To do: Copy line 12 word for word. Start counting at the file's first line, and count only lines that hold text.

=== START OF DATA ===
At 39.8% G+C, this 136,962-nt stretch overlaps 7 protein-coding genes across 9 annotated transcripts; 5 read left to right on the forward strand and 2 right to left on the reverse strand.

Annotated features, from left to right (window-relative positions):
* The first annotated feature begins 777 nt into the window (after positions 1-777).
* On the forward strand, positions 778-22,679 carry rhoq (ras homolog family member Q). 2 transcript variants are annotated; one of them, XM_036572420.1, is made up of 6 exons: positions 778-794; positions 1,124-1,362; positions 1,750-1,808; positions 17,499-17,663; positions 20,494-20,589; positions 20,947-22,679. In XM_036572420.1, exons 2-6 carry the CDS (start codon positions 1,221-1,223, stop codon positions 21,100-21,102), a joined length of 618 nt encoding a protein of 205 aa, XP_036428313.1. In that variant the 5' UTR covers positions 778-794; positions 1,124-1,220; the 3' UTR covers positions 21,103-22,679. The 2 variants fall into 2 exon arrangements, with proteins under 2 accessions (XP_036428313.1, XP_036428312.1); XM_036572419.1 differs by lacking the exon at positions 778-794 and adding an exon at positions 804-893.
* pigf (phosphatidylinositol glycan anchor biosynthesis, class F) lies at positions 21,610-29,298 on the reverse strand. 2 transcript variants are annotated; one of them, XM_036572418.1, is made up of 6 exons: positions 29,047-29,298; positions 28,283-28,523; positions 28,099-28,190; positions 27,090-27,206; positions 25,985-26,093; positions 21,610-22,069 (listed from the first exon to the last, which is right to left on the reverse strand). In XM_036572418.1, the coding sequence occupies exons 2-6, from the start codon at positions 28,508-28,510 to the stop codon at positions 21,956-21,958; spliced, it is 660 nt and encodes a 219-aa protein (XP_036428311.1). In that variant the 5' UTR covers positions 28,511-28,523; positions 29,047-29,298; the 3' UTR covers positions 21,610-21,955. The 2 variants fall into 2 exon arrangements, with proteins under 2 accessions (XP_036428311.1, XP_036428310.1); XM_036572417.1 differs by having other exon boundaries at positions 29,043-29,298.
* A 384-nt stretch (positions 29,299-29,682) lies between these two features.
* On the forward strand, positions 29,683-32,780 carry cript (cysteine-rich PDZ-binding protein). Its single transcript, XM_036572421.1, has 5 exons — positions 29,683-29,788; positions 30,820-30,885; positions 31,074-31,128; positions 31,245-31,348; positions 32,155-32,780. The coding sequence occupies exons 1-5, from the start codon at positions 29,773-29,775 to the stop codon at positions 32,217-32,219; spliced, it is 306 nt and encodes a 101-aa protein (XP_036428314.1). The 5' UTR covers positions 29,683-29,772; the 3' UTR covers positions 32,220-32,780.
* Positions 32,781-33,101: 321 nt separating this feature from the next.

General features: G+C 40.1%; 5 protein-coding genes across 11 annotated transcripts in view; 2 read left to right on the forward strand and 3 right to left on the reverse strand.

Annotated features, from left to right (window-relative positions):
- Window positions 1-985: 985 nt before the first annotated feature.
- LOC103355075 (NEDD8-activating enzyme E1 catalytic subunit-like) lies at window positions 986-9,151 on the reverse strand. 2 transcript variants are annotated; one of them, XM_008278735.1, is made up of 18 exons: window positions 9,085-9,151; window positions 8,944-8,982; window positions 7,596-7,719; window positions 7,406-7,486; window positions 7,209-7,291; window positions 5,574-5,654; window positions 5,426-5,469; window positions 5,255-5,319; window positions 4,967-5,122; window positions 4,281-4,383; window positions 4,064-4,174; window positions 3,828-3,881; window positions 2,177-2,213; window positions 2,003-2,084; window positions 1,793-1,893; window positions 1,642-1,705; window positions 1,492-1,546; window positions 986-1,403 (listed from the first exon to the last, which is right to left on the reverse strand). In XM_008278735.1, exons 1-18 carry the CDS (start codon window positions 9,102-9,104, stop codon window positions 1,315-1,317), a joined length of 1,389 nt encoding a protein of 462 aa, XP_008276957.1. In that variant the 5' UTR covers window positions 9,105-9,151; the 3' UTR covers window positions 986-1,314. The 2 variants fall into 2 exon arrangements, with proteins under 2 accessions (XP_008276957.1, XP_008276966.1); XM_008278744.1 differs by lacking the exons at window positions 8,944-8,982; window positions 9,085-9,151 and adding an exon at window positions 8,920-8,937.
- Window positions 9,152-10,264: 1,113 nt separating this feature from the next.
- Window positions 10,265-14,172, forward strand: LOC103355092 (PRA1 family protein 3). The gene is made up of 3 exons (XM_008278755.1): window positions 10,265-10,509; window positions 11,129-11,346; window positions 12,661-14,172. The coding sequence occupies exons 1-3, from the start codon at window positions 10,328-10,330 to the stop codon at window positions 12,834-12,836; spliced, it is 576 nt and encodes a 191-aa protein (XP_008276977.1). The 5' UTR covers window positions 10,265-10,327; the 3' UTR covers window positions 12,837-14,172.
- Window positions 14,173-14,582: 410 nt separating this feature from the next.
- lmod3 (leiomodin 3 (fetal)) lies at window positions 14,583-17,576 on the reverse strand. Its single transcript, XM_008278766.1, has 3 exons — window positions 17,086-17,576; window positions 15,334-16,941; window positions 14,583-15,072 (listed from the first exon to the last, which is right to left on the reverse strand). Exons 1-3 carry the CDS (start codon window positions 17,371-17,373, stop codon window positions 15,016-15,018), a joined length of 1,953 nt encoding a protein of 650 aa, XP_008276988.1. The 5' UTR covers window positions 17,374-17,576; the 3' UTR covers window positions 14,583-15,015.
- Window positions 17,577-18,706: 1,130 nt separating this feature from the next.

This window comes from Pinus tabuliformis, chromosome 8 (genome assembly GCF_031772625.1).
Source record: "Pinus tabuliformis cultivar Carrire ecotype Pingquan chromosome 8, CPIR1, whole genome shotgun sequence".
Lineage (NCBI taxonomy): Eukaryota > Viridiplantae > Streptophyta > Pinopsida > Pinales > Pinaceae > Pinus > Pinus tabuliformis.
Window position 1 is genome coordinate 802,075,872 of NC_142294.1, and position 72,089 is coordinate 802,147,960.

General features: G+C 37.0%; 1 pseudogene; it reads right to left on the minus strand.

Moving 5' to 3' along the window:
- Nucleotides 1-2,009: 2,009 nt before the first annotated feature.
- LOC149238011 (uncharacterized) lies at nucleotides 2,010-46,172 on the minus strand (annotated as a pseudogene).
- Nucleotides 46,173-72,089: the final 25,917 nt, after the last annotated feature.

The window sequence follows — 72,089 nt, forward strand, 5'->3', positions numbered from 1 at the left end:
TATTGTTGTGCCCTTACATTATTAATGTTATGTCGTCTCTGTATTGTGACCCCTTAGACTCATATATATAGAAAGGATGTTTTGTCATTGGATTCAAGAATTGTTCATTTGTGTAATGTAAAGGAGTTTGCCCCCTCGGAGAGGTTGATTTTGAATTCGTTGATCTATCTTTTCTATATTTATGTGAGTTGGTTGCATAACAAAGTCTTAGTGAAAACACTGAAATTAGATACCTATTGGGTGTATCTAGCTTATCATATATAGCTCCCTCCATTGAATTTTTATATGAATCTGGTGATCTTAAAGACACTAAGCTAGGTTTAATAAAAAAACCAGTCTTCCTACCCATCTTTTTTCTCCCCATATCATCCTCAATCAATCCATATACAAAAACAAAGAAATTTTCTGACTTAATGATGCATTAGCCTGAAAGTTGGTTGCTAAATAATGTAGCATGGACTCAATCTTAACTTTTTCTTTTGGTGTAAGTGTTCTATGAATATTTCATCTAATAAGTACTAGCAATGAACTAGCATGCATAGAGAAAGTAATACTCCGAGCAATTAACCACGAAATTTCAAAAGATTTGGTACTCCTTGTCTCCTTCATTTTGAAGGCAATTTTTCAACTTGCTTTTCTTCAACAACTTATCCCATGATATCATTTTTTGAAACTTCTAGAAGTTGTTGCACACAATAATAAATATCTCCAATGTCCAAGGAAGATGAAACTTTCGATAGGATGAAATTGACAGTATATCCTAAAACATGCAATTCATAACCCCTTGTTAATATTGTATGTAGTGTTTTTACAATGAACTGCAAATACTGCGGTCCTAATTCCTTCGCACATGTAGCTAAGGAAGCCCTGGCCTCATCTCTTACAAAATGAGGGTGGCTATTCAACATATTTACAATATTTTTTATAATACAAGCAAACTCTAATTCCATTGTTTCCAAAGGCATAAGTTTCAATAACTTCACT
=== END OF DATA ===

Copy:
- LOC103355075 (NEDD8-activating enzyme E1 catalytic subunit-like) lies at window positions 986-9,151 on the reverse strand. 2 transcript variants are annotated; one of them, XM_008278735.1, is made up of 18 exons: window positions 9,085-9,151; window positions 8,944-8,982; window positions 7,596-7,719; window positions 7,406-7,486; window positions 7,209-7,291; window positions 5,574-5,654; window positions 5,426-5,469; window positions 5,255-5,319; window positions 4,967-5,122; window positions 4,281-4,383; window positions 4,064-4,174; window positions 3,828-3,881; window positions 2,177-2,213; window positions 2,003-2,084; window positions 1,793-1,893; window positions 1,642-1,705; window positions 1,492-1,546; window positions 986-1,403 (listed from the first exon to the last, which is right to left on the reverse strand). In XM_008278735.1, exons 1-18 carry the CDS (start codon window positions 9,102-9,104, stop codon window positions 1,315-1,317), a joined length of 1,389 nt encoding a protein of 462 aa, XP_008276957.1. In that variant the 5' UTR covers window positions 9,105-9,151; the 3' UTR covers window positions 986-1,314. The 2 variants fall into 2 exon arrangements, with proteins under 2 accessions (XP_008276957.1, XP_008276966.1); XM_008278744.1 differs by lacking the exons at window positions 8,944-8,982; window positions 9,085-9,151 and adding an exon at window positions 8,920-8,937.